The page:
Hemel Hempstead has an incredibly rich history, dating back to Anglo-Saxon times when it originated as a settlement called Henamstead. During William the Conqueror’s reign in the 11th century, the town was known as Hemel-Amstede.
Today, it is full of historical features and buildings, including St Mary’s Church, the parish church of the town and the oldest place of worship in Hertfordshire. But what interesting history hides behind its walls?
The construction of St Mary’s Church began in 1140, but the reason for such a large church being built in an area which was at the time a very small hamlet is still unknown.
Over the years, the church has seen many additions, but its base is constructed from local clunch stone and Roman bricks. The architecture is Norman throughout, apart from porches added in the 14th and 15th centuries.
The spire – one of the tallest in Europe at 200 feet – was added in the 14th century and topped with a gilded weathervane.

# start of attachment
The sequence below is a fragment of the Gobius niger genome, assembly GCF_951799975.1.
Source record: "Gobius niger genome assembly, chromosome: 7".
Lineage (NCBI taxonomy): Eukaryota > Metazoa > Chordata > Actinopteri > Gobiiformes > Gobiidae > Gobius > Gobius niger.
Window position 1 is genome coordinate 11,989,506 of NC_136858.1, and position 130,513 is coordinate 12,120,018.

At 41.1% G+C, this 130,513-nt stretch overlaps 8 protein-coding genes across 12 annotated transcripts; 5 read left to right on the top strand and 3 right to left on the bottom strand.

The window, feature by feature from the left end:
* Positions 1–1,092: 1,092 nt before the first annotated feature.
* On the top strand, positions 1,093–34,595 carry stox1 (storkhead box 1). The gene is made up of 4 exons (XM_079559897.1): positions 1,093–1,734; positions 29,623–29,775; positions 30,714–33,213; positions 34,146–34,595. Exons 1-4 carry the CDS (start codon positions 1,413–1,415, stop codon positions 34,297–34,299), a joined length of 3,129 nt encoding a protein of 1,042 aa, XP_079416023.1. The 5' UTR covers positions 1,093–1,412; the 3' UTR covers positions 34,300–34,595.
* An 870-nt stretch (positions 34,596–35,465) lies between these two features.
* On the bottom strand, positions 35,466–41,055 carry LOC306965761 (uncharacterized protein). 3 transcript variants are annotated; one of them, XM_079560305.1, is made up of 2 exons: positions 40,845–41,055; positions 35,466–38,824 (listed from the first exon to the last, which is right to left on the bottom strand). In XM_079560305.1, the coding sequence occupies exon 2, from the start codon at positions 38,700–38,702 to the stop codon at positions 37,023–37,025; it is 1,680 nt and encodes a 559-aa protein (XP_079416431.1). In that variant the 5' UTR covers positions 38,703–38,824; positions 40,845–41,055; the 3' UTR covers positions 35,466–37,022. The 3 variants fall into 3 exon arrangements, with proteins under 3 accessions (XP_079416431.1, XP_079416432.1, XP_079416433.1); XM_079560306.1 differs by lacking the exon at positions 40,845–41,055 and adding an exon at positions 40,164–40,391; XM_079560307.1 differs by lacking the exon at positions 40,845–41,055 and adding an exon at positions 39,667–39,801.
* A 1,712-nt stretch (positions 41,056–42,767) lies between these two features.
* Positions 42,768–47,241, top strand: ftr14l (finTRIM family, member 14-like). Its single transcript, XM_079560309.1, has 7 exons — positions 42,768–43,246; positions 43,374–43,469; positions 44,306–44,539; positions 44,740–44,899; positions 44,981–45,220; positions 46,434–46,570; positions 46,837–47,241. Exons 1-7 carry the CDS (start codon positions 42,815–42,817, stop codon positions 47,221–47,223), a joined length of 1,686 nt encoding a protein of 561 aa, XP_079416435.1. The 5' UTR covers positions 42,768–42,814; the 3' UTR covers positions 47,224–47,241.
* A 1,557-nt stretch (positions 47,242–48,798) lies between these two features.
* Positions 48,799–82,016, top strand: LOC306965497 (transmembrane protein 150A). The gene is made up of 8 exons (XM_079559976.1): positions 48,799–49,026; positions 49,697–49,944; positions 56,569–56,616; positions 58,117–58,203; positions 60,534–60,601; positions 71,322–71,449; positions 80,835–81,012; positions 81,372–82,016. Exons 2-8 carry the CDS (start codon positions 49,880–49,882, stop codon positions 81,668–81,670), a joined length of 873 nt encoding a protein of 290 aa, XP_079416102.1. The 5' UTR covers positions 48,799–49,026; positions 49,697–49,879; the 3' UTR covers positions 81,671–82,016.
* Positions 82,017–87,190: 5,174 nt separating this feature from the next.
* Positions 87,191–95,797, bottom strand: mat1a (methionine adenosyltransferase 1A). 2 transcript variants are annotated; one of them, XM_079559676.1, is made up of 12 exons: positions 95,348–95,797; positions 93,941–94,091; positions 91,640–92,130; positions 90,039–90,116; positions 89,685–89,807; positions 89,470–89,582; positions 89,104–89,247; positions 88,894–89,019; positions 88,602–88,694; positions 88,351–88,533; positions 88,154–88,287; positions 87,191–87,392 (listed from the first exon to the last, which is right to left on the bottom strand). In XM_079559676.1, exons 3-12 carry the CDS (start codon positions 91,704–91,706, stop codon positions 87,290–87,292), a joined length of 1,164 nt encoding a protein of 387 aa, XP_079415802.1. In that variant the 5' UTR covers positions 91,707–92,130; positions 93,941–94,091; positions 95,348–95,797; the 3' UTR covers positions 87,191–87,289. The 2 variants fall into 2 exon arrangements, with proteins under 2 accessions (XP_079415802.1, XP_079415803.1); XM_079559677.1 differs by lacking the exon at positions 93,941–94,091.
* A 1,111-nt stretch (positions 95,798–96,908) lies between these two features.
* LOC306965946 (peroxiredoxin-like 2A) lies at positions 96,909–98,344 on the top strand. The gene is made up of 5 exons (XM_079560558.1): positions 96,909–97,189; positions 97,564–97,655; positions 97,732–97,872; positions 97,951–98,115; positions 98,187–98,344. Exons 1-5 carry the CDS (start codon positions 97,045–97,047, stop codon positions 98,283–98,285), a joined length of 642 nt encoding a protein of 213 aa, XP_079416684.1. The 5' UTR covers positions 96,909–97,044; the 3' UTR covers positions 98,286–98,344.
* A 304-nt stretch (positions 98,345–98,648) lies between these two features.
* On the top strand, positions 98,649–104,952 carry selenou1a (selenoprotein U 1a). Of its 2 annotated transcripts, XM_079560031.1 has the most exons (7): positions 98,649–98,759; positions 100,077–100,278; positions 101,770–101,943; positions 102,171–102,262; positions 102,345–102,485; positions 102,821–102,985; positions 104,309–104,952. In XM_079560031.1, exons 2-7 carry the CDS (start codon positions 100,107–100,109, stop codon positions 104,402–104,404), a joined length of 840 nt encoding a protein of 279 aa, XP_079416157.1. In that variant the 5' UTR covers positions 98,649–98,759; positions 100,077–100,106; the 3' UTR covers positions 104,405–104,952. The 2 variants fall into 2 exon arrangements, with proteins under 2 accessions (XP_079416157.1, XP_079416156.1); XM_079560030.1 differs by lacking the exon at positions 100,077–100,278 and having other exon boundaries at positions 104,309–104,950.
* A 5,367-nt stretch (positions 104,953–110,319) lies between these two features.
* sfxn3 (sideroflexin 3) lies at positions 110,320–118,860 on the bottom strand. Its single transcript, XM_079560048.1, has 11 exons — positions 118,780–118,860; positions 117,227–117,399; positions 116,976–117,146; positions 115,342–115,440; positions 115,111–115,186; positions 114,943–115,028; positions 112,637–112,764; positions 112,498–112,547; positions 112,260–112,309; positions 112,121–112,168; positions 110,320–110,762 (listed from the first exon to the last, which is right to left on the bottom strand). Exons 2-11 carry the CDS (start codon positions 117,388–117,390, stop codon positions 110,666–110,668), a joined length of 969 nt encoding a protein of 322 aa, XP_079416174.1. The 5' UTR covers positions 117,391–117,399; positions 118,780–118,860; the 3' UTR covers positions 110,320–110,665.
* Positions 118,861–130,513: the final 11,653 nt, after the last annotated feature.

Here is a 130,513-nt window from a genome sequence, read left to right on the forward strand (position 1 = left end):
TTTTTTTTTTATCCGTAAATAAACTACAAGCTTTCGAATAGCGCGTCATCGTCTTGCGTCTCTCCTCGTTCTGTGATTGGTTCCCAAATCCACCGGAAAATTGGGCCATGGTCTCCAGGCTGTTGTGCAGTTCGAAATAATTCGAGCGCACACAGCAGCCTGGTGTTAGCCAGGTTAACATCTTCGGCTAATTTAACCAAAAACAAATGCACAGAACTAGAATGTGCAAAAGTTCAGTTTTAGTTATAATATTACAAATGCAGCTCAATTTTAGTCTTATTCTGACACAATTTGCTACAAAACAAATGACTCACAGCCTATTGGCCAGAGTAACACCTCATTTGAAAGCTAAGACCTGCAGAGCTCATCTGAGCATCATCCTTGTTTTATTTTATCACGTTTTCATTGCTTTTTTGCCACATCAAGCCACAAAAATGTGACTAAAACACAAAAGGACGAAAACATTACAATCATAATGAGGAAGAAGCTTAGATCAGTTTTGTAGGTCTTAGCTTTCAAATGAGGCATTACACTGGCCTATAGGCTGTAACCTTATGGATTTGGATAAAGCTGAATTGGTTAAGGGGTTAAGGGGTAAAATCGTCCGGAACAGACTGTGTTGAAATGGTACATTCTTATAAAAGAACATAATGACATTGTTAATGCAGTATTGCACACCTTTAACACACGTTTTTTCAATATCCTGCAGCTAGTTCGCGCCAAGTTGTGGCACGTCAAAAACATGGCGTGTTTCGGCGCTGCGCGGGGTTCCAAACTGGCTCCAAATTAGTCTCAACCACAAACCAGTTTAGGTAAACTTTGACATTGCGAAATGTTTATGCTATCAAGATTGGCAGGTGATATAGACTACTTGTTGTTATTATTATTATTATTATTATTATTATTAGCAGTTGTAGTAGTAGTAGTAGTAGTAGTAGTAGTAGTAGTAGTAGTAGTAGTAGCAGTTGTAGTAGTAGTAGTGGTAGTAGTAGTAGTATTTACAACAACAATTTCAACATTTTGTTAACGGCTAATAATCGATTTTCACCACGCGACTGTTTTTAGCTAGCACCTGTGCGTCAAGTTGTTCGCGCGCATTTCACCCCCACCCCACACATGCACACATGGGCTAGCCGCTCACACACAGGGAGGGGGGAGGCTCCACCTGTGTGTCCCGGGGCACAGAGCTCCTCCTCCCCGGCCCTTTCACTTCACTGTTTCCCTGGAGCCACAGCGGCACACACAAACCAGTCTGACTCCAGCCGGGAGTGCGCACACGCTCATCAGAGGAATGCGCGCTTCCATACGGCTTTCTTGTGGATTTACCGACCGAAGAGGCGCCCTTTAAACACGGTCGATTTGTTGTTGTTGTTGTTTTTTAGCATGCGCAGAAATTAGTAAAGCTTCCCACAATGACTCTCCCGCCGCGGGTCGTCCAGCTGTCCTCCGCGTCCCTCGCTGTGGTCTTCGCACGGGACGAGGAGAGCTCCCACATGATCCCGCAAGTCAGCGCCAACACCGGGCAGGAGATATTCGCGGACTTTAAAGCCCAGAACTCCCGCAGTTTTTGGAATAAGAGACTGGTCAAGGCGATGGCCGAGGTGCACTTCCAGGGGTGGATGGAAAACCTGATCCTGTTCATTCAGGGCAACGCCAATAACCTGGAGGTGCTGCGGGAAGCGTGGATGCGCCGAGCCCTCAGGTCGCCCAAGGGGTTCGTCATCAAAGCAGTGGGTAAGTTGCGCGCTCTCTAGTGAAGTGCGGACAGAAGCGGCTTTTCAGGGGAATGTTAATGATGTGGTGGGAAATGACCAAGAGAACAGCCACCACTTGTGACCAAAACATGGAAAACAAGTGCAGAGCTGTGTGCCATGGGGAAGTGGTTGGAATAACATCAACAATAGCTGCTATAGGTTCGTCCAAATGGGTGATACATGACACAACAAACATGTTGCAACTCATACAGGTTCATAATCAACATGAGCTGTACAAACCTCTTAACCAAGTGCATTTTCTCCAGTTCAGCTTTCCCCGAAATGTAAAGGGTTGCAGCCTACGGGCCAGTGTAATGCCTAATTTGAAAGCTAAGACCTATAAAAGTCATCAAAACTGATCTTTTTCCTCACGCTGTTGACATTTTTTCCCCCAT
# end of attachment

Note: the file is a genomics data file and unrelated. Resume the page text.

A ring of five bells was recorded at the church during the reign of Edward VI, however none of these remain. The present ring includes eight bells dating from 1590 to 1767.
In 1950, as part of the church’s 800th anniversary, the bells were retuned by Gillett & Johnston of Croydon and rehung on steel frames with new fittings.
Memorials and grave diggers
The church is home to several memorials, including one for local doctor Sir Astley Cooper.
Dr Cooper was best known for pioneering limb amputation surgery and founding the infirmary in Piccotts End in 1826, re-established in 1878 as the West Herts Hospital. Rumour has it that Dr Cooper would pay grave robbers to dig up cadavers to further his medical studies.
King Henry VIII
The church’s Charter Tower is said to have been where King Henry VIII and his second wife Anne Boleyn stayed in 1539. During their stay, Henry handed down a Royal Charter for Hemel Hempstead’s market from the upper window, as a mark of gratitude for the hospitality he had received. The tower was named after this incident.
Secret tunnels and cellars
The ground beneath the church contains a number of tunnels and pathways that make their way from the churchyard of St Mary to the south under the rear area of the old vicarage.
Local folklore states that the escape routes and tunnels were initially built for monks. Some stories also suggest that the tunnels were used by King Henry VIII to frequent his female suitors in secret away from the public eye.